The Philippines, a former U.S. colony in all but name, former close U.S. ally, a country I lived in for a couple years back in the 90s — and have written about extensively in my Custom Maid for New World Disorder trilogy — is again adrift in the geopolitical U.S.-China regional power-plays for domination in the South China Seas.
China appears to be winning the U.S.-China joust for military, economic and political control of the area with its militarized islands that the Philippines, Vietnam, Malaysia, Taiwan and Brunei also claim rights too.
The U.S., that once had a naval base in Subic and air base at Clark in the Philippines, has been evicted and is now down to a temporary base to train and support the Philippine armed forces in their war on terror against ISIS — and China?
The Philippine Follies, according to my Filipino friends, are: U.S. neglect and disengagement, Philippine government’s failure to persuasively ask the U.S. to come to its support under their mutual defense treaty, refusal to enforce the 2016 international tribunal ruling in its favor of Filipino territorial rights to the South China Sea — and allowing China to bribe its way across the South China Sea and the Philippines.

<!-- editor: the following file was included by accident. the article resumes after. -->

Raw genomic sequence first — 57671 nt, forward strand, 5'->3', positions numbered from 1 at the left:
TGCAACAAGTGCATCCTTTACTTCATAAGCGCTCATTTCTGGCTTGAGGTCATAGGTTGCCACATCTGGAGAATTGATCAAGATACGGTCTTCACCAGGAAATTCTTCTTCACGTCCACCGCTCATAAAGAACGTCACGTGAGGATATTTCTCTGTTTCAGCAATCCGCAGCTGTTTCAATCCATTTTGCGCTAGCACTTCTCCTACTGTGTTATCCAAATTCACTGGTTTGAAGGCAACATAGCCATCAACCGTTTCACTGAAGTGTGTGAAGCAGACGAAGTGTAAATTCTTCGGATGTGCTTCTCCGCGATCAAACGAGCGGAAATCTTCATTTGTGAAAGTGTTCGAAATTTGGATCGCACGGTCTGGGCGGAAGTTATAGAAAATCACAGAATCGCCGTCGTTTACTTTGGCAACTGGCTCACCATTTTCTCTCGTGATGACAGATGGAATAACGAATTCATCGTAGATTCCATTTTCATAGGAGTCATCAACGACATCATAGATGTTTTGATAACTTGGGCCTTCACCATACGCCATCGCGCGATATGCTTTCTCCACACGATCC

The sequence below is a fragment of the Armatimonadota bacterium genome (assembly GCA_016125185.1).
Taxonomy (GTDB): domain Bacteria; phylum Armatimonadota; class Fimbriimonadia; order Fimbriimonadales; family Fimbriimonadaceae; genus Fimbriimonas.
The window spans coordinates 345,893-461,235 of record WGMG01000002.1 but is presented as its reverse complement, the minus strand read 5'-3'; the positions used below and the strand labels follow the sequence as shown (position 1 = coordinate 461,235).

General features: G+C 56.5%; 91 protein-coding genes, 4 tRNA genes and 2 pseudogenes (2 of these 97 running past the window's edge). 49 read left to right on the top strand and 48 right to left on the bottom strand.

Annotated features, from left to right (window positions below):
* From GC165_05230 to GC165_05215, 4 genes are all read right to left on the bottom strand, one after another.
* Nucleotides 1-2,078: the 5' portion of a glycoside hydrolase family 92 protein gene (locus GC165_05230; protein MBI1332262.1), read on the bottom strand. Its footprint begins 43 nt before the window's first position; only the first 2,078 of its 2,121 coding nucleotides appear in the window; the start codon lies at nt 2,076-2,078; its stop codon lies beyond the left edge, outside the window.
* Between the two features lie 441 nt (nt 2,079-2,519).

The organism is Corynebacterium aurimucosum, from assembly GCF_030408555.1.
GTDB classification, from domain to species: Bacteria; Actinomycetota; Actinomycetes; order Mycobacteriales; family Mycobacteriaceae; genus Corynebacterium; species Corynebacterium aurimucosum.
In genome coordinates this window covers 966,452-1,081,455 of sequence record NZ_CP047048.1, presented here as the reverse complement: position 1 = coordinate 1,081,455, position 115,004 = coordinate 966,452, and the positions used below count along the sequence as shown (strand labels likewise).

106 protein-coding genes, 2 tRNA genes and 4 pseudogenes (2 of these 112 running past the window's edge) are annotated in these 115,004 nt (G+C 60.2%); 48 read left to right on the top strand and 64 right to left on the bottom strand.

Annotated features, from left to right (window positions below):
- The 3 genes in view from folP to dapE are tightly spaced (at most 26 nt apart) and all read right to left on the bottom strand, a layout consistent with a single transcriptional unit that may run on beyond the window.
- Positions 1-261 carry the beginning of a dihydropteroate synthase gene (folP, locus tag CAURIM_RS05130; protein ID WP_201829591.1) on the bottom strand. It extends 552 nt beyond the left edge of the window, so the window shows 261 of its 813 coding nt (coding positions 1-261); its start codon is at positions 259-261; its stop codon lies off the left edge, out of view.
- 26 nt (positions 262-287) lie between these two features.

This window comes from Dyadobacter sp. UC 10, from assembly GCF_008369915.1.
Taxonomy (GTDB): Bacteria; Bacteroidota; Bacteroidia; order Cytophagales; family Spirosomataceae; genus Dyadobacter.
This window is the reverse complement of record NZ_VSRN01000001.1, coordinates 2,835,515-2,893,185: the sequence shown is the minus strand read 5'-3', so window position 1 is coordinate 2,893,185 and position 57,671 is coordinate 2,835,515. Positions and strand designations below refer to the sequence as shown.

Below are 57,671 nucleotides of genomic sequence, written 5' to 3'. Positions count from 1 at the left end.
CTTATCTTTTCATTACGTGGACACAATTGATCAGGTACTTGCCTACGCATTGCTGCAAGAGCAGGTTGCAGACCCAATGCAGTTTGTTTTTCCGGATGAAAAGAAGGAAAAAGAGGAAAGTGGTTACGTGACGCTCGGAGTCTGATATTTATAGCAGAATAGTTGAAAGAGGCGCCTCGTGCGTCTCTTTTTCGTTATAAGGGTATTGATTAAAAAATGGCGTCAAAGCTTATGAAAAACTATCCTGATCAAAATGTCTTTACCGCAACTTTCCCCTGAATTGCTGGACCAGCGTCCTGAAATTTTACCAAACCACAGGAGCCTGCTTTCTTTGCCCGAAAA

Philippine President Rodrigo Duterte has visited China five times since he took office and the U.S. — zero!
During Duterte’s China visit last week, he agreed to look at letting China jointly explore the energy resources in the disputed waters.
Back in 2012 I wrote in Custom Maid Revolution for New World Disorder:
“The Spratlys, like North Korea, are one of the hot spots
in Asia that could spark another war that is in no one’s
interest — other than the military-industrial complex. Former
Philippine President Fidel Ramos, a general and former defense
secretary himself, summed up the solution best: “The region’s
economic growth and progress require that we Asians contain
our rivalries and avoid the arms races that, unfortunately, now
seem to be under way.”
It is still underway. China has militarized the islands and is drilling for energy, while the U.S and Philippine governments snooze at the political wheel. These Philippine follies have to come to an end if America wants to get back into the regional political game and regain regional credibility and support.